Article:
the free end of the rod of each servo-control is fixed in a fork carried by the non-rotary plate by means of a bolt, and the second end of the corresponding tooling link is held to the non-rotary plate by engaging on an extension of said bolt, outside the fork of the non-rotary plate;
a nut is put into place on the extension of the bolt to hold the second end of the tooling link positively in place; and
the immobilization means comprise a tooling link having a first end held on a fork carried by the body of each servo-control, and having a second end which, in a rest position, is fixed on the body of the servo-control, and in an active position for locking the pitch of the blades is held on the non-rotary plate.
Three embodiments of the invention are described below with reference to the accompanying drawings, in which:
FIG. 1 is a plan view of a helicopter provided with a foldable-blade rotor fitted with a pitch locking device of the present invention, the blades being shown in the deployed position for flight;
FIG. 2 is a perspective view of a rotor head fitted with a blade-pitch locking device constituting a first embodiment of the present invention;
FIG. 3 is a fragmentary perspective view of the bottom portion of the rotor head shown in FIG. 2 and fitted with a second embodiment of a blade-pitch locking device of the present invention;
FIG. 4 is a side view of the FIG. 3 blade-pitch locking device; and
FIG. 5 is a side view of a third embodiment of the blade-pitch locking device.
A rotary-wing aircraft 1, such as a helicopter, is shown in FIG. 1 and is fitted with a main rotor 2 which rotates four blades 3 to 6.
Each of said blades is rotated about an axis of rotation A--A of the rotor mast 2 by means of a hub 7. In conventional manner each of the blades 3 to 6 is linked to the hub 7 by a link sleeve 8 having the root of the blade fixed thereto.
Each sleeve 8 is itself connected to the hub 7 by retaining-and-hinge means making pitch and flapping rotary motion possible as is known to the person skilled in the art, and also making drag rotary motion possible of the corresponding blade together with its sleeve 8 relative to the hub 7.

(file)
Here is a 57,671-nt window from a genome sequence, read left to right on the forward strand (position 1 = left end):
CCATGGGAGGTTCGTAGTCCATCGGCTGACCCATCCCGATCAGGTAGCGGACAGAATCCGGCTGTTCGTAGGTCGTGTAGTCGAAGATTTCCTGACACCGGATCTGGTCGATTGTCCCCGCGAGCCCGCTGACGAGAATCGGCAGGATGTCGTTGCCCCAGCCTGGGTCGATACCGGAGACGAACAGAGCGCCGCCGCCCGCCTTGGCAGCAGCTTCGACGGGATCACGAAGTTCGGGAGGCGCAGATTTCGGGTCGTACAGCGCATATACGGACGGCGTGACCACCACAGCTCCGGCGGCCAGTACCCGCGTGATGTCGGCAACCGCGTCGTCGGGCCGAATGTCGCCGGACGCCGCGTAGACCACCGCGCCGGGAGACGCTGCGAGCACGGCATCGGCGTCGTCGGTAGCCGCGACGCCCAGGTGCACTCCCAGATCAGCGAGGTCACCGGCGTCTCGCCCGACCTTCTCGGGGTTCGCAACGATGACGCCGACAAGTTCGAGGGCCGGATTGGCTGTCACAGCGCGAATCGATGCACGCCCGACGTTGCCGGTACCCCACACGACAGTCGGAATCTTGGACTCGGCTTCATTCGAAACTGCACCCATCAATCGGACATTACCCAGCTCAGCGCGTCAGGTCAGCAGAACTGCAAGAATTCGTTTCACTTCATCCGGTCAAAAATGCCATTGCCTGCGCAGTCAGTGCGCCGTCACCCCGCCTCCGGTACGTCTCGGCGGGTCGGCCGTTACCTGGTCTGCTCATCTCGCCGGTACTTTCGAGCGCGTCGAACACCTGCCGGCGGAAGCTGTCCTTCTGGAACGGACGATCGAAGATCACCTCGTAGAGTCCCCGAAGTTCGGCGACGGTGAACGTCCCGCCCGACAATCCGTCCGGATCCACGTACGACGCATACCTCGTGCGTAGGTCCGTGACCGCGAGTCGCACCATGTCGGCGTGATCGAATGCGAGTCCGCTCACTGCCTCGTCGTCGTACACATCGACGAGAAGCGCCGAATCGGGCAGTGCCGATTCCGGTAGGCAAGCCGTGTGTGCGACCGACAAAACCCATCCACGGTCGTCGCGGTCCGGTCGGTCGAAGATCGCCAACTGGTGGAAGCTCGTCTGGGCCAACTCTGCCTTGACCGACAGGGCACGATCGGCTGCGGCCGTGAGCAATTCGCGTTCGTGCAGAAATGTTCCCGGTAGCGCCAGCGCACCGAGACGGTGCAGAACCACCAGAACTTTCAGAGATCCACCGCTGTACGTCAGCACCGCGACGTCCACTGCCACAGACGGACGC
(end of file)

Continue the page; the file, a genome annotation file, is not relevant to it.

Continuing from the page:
As shown diagrammatically in FIG. 2, the retaining-and-hinge means 9 may be hinges suitable for pivoting about three perpendicular axes in pairs, or may comprise at least one spherical laminated bearing of any known type. Such a bearing comprises a central portion made up of an alternating stack of elastically deformable layers and of rigid cups in the form of spherical caps, disposed between an external radial strength member fixed to the hub 7 and an internal radial strength member fixed to the radially inner end of the sleeve 8.
Each blade is also constrained to rotate about its longitudinal pitch axis X--X with a pitch lever 10. The pitch lever 10 is controlled by a pitch link 11, itself connected to a rotary plate 12 rotating with the rotor mast 2. The rotary plate 12 is a component of a cyclic swash plate mechanism.
In this cyclic swash plate mechanism, the rotary plate 12 is rotatably mounted on a non-rotary plate 13. The non-rotary plate 13 can slide axially along the rotor mast 2 parallel to the axis A--A and it can be tilted in any direction relative to said rotor mast (the bottom portion of which is not shown for reasons of clarity). The non-rotary plate is also known as the "fixed cyclic plate".
In addition, the non-rotary plate 13 tilts in any direction relative to the rotor mast 2 under drive from a control system actuated by a helicopter pilot using a collective pitch control stick and a cyclic pitch control stick (not shown) with only three servo-controls 14 to 16 of the system connected to the non-rotary plate 13 being shown.
The three servo-controls 14 to 16 serve to control the movement of the non-rotary plate 13 in all directions about the axis A--A of the rotor mast 2.
Each servo-control 14 to 16 is constituted in conventional manner by a body 17 in which a rod 18 moves vertically in either direction.
The bottom portion 19 of the body 17 is secured to a support 20 that does not move relative to the helicopter 1. By way of example, the support 20 is constituted by the top portion of an engine compartment (not shown) of the helicopter.
In conventional manner, the body 17 is constituted by an electrical control stage 21, a hydraulic control stage 22, and a hydraulic power stage 23.
The rod 18 has a free top end 25 which is secured to the non-rotary plate 13 in a fork 26. The back-and-forth motion of the rod 18 in the body 17 serves to determine the tilt of the non-rotary plate 13 in any direction relative to the rotor mast 2.